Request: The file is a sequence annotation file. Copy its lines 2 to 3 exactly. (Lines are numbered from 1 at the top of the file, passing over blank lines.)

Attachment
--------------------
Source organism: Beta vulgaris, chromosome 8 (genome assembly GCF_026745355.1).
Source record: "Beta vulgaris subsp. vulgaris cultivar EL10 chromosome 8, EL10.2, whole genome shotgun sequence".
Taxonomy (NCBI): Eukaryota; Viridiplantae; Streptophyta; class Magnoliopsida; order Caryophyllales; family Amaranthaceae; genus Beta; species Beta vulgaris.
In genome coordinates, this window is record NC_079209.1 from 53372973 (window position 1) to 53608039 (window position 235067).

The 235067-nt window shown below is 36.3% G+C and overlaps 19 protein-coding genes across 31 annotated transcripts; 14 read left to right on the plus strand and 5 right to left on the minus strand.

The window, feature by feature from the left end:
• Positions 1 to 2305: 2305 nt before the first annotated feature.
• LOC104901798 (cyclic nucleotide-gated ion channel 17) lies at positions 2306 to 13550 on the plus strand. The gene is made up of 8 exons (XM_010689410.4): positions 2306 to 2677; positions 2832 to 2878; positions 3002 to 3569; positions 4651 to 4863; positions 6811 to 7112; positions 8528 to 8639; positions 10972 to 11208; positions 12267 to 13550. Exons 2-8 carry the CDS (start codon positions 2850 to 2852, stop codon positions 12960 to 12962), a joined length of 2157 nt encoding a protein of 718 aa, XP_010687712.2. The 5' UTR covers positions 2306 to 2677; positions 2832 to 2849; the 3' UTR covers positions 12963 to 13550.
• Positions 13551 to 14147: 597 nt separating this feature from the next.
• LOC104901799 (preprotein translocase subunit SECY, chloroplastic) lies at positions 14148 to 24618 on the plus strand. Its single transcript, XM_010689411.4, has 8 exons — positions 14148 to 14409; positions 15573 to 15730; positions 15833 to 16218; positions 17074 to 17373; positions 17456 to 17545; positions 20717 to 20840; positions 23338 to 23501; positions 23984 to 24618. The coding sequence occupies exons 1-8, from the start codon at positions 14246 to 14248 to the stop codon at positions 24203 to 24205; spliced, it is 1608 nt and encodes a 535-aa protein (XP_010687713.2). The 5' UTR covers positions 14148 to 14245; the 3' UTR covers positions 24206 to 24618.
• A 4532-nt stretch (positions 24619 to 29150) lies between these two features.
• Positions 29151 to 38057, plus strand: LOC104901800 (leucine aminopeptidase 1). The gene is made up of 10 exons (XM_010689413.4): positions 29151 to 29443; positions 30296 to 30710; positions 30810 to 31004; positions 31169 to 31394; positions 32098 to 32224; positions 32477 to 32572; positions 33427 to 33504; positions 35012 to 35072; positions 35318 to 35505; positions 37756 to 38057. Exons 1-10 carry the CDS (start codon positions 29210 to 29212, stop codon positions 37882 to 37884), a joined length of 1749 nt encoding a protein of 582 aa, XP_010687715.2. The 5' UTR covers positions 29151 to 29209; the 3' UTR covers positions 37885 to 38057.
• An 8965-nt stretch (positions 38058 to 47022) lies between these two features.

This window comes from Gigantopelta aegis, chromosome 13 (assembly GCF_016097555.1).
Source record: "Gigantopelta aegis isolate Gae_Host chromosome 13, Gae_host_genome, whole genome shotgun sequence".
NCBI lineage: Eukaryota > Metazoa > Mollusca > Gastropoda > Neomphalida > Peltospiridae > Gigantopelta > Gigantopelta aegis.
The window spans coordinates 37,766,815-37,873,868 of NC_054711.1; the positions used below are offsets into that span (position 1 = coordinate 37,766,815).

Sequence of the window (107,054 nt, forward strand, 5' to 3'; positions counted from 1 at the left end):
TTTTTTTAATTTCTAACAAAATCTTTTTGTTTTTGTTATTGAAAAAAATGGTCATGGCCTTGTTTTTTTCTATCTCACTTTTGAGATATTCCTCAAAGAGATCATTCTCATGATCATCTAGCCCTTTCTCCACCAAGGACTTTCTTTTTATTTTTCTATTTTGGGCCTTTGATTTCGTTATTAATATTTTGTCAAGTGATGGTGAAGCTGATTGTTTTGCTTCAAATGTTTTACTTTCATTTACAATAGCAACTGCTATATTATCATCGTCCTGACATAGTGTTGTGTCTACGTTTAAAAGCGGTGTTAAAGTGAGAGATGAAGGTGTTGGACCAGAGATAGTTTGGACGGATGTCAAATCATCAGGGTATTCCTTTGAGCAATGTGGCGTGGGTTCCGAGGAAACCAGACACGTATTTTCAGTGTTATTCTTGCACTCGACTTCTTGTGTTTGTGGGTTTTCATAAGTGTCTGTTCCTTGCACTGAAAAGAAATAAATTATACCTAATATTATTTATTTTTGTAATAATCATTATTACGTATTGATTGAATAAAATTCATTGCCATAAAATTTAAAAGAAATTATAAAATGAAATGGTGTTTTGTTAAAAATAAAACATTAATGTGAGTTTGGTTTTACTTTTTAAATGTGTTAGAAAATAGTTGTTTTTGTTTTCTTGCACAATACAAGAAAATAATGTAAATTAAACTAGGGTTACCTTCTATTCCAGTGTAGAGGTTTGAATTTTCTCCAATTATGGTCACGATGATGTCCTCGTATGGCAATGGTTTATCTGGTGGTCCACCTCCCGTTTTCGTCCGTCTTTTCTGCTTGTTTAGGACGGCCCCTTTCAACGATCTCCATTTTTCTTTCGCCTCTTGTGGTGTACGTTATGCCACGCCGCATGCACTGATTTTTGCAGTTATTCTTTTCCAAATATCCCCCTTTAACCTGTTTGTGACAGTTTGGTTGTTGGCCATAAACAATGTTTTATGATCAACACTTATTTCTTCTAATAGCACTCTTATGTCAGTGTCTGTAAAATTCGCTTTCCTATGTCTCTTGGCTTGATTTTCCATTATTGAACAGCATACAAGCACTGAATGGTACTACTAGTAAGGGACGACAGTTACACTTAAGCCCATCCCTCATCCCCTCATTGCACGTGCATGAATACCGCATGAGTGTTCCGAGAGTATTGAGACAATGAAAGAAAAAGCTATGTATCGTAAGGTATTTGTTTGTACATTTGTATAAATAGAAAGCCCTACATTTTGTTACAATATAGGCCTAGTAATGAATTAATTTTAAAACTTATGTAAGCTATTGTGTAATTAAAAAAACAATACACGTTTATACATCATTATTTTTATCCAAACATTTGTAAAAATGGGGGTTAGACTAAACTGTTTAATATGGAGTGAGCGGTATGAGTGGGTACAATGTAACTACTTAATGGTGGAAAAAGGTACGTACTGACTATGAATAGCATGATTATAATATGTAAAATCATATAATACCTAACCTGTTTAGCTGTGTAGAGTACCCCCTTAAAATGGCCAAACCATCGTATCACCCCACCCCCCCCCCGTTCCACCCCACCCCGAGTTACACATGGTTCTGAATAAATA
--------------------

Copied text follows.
Source record: "Beta vulgaris subsp. vulgaris cultivar EL10 chromosome 8, EL10.2, whole genome shotgun sequence".
Taxonomy (NCBI): Eukaryota; Viridiplantae; Streptophyta; class Magnoliopsida; order Caryophyllales; family Amaranthaceae; genus Beta; species Beta vulgaris.